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A whey-protein supplement increases fat loss and spares lean muscle in obese subjects: a randomized human clinical study

Joy L Frestedt, John L Zenk, Michael A Kuskowski, Loren S Ward* and Eric D Bastian

Nutrition & Metabolism 2008, 5:8  doi:10.1186/1743-7075-5-8

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I believe you mean

Laura Buti   (2011-01-26 12:00)  Oregon State University email

(from page 2)
"Whey proteins also modulate several hormones that influence body
composition. Short term acute studies with whey proteins corroborate
the body composition changes seen with longer term feeding studies.
Whey protein isolate (75 grams per dose) was evaluated [12] for its
impact on obesity-related hormones in an acute (5 hour) protein
ingestion in overweight and obese women with polycystic ovary syndrome
(PCOS). The acute hormonal response showed significantly lower
hyperinsulinemia (less lipogenesis), lower cortisol levels (lean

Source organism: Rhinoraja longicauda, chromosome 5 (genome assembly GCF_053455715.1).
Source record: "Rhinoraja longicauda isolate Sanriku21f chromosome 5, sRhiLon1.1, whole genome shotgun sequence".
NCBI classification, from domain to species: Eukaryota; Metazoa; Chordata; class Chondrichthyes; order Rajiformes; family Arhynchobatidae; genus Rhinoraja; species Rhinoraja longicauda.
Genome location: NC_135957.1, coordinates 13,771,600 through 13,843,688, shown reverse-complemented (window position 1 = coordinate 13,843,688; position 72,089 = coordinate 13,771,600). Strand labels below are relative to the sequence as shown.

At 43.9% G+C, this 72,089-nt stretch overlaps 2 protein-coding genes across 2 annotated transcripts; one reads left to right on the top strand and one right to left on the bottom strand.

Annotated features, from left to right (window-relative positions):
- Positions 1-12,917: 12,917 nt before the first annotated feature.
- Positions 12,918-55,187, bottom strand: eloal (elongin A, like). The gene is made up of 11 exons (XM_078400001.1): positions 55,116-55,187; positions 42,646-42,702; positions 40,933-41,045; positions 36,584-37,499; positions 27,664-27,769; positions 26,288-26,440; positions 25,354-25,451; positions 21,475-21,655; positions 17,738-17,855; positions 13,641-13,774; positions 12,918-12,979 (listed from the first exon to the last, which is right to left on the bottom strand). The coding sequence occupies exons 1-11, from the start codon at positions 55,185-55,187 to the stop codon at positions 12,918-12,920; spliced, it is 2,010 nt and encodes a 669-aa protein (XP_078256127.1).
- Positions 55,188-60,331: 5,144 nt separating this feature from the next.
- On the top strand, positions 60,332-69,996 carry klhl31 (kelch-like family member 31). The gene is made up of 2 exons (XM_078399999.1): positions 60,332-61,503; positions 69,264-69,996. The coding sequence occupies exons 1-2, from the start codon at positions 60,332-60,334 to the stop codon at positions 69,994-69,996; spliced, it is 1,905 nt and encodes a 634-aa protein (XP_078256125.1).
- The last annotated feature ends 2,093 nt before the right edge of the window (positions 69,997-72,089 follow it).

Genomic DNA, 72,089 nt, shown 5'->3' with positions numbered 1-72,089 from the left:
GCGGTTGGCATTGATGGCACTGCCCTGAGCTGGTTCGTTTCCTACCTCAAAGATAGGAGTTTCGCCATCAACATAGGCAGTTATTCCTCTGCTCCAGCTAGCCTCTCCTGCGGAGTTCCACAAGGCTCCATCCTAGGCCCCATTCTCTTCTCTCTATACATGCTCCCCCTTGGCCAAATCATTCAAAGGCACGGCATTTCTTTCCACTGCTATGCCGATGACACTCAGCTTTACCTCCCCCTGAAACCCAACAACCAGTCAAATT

muscle preservation) and increased ghrelin release (satiety
enhancement)."

The last line in the paragraph is inaccurate, as even the most amateur
nutrition student can tell you. Increased ghrelin release stimulates
appetite, not satiety. Satiety is enhanced by the release of the
hormone known as leptin, and is released after a meal to let the body
know it's had enough. A quick reference to research cited earlier
in the paragraph also indicates the link between ghrelin and hunger,
and suggests that the acute hormonal response to the whey supplement
resulted in the suppression of ghrelin, not the increased release of
the hormone.

In addition to this inaccurate review of the published material, in
the methods section of the same article, diet "dairies" are discussed,
rather than diaries. Thought you'd like to correct the simple typo.

Competing interests

None declared

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